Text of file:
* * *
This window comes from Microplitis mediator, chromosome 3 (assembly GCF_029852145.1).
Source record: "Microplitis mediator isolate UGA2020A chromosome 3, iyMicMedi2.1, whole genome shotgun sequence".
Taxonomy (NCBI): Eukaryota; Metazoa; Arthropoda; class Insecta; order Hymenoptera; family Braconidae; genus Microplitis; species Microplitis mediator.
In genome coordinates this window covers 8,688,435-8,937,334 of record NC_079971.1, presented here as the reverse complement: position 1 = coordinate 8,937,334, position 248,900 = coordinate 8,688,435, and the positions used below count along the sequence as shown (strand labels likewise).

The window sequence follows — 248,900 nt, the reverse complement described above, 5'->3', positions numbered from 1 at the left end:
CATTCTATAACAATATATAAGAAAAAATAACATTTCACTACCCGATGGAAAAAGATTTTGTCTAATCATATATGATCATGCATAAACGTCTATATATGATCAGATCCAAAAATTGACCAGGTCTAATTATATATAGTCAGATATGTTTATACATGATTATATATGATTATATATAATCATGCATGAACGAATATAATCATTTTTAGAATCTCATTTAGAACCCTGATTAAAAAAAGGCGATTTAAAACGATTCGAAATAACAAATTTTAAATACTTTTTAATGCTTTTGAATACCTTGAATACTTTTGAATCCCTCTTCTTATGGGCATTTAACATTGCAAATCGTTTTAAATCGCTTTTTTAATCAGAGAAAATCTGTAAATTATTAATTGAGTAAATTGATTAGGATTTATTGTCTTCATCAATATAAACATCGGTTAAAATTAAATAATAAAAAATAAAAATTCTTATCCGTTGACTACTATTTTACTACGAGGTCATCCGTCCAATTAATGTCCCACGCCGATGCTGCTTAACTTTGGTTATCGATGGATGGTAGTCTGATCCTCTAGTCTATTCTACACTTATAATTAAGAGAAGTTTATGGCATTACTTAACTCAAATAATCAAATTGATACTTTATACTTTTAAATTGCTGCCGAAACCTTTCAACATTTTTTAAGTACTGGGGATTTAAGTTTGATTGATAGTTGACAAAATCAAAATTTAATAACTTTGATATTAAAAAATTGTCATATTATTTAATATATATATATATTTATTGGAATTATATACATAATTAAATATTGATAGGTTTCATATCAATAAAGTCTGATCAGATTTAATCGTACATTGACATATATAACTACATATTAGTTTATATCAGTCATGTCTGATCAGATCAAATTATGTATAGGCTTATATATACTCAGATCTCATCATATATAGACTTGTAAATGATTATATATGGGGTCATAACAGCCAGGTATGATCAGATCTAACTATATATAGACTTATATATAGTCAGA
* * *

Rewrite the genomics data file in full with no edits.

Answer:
This window comes from Microplitis mediator, chromosome 3 (assembly GCF_029852145.1).
Source record: "Microplitis mediator isolate UGA2020A chromosome 3, iyMicMedi2.1, whole genome shotgun sequence".
Taxonomy (NCBI): Eukaryota; Metazoa; Arthropoda; class Insecta; order Hymenoptera; family Braconidae; genus Microplitis; species Microplitis mediator.
In genome coordinates this window covers 8,688,435-8,937,334 of record NC_079971.1, presented here as the reverse complement: position 1 = coordinate 8,937,334, position 248,900 = coordinate 8,688,435, and the positions used below count along the sequence as shown (strand labels likewise).

The window sequence follows — 248,900 nt, the reverse complement described above, 5'->3', positions numbered from 1 at the left end:
CATTCTATAACAATATATAAGAAAAAATAACATTTCACTACCCGATGGAAAAAGATTTTGTCTAATCATATATGATCATGCATAAACGTCTATATATGATCAGATCCAAAAATTGACCAGGTCTAATTATATATAGTCAGATATGTTTATACATGATTATATATGATTATATATAATCATGCATGAACGAATATAATCATTTTTAGAATCTCATTTAGAACCCTGATTAAAAAAAGGCGATTTAAAACGATTCGAAATAACAAATTTTAAATACTTTTTAATGCTTTTGAATACCTTGAATACTTTTGAATCCCTCTTCTTATGGGCATTTAACATTGCAAATCGTTTTAAATCGCTTTTTTAATCAGAGAAAATCTGTAAATTATTAATTGAGTAAATTGATTAGGATTTATTGTCTTCATCAATATAAACATCGGTTAAAATTAAATAATAAAAAATAAAAATTCTTATCCGTTGACTACTATTTTACTACGAGGTCATCCGTCCAATTAATGTCCCACGCCGATGCTGCTTAACTTTGGTTATCGATGGATGGTAGTCTGATCCTCTAGTCTATTCTACACTTATAATTAAGAGAAGTTTATGGCATTACTTAACTCAAATAATCAAATTGATACTTTATACTTTTAAATTGCTGCCGAAACCTTTCAACATTTTTTAAGTACTGGGGATTTAAGTTTGATTGATAGTTGACAAAATCAAAATTTAATAACTTTGATATTAAAAAATTGTCATATTATTTAATATATATATATATTTATTGGAATTATATACATAATTAAATATTGATAGGTTTCATATCAATAAAGTCTGATCAGATTTAATCGTACATTGACATATATAACTACATATTAGTTTATATCAGTCATGTCTGATCAGATCAAATTATGTATAGGCTTATATATACTCAGATCTCATCATATATAGACTTGTAAATGATTATATATGGGGTCATAACAGCCAGGTATGATCAGATCTAACTATATATAGACTTATATATAGTCAGA